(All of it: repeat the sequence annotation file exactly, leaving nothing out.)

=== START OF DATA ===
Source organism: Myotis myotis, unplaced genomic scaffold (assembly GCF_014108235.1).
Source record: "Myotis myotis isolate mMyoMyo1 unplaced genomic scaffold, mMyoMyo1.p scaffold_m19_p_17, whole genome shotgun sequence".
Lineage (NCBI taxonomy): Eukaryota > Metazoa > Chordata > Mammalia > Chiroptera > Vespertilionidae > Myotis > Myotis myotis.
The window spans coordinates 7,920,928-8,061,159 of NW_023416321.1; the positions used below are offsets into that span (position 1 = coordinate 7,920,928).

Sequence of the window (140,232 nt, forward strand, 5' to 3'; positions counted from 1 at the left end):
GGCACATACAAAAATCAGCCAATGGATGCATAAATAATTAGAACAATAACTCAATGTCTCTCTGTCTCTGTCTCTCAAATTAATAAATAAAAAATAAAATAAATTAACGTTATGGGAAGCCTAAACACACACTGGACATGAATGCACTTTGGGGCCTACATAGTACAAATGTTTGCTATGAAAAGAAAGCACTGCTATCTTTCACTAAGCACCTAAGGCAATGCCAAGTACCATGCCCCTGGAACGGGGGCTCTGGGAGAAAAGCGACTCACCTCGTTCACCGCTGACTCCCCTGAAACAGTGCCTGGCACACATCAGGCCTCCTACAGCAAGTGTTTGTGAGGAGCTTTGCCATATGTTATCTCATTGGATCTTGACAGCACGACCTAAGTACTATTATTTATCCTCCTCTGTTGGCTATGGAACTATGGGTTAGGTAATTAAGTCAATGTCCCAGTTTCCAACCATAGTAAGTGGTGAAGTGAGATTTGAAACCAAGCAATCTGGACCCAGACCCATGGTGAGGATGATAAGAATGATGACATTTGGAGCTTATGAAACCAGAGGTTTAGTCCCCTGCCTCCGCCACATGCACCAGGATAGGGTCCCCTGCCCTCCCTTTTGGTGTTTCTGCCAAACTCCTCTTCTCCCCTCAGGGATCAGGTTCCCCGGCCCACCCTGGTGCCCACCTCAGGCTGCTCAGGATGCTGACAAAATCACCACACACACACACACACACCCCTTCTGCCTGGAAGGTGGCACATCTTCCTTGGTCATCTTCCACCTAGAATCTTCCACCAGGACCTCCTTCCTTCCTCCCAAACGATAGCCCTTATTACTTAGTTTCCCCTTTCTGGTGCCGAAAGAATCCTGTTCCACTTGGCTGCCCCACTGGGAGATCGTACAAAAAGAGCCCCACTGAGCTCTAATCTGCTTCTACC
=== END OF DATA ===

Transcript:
Source organism: Myotis myotis, unplaced genomic scaffold (assembly GCF_014108235.1).
Source record: "Myotis myotis isolate mMyoMyo1 unplaced genomic scaffold, mMyoMyo1.p scaffold_m19_p_17, whole genome shotgun sequence".
Lineage (NCBI taxonomy): Eukaryota > Metazoa > Chordata > Mammalia > Chiroptera > Vespertilionidae > Myotis > Myotis myotis.
The window spans coordinates 7,920,928-8,061,159 of NW_023416321.1; the positions used below are offsets into that span (position 1 = coordinate 7,920,928).

Sequence of the window (140,232 nt, forward strand, 5' to 3'; positions counted from 1 at the left end):
GGCACATACAAAAATCAGCCAATGGATGCATAAATAATTAGAACAATAACTCAATGTCTCTCTGTCTCTGTCTCTCAAATTAATAAATAAAAAATAAAATAAATTAACGTTATGGGAAGCCTAAACACACACTGGACATGAATGCACTTTGGGGCCTACATAGTACAAATGTTTGCTATGAAAAGAAAGCACTGCTATCTTTCACTAAGCACCTAAGGCAATGCCAAGTACCATGCCCCTGGAACGGGGGCTCTGGGAGAAAAGCGACTCACCTCGTTCACCGCTGACTCCCCTGAAACAGTGCCTGGCACACATCAGGCCTCCTACAGCAAGTGTTTGTGAGGAGCTTTGCCATATGTTATCTCATTGGATCTTGACAGCACGACCTAAGTACTATTATTTATCCTCCTCTGTTGGCTATGGAACTATGGGTTAGGTAATTAAGTCAATGTCCCAGTTTCCAACCATAGTAAGTGGTGAAGTGAGATTTGAAACCAAGCAATCTGGACCCAGACCCATGGTGAGGATGATAAGAATGATGACATTTGGAGCTTATGAAACCAGAGGTTTAGTCCCCTGCCTCCGCCACATGCACCAGGATAGGGTCCCCTGCCCTCCCTTTTGGTGTTTCTGCCAAACTCCTCTTCTCCCCTCAGGGATCAGGTTCCCCGGCCCACCCTGGTGCCCACCTCAGGCTGCTCAGGATGCTGACAAAATCACCACACACACACACACACACCCCTTCTGCCTGGAAGGTGGCACATCTTCCTTGGTCATCTTCCACCTAGAATCTTCCACCAGGACCTCCTTCCTTCCTCCCAAACGATAGCCCTTATTACTTAGTTTCCCCTTTCTGGTGCCGAAAGAATCCTGTTCCACTTGGCTGCCCCACTGGGAGATCGTACAAAAAGAGCCCCACTGAGCTCTAATCTGCTTCTACC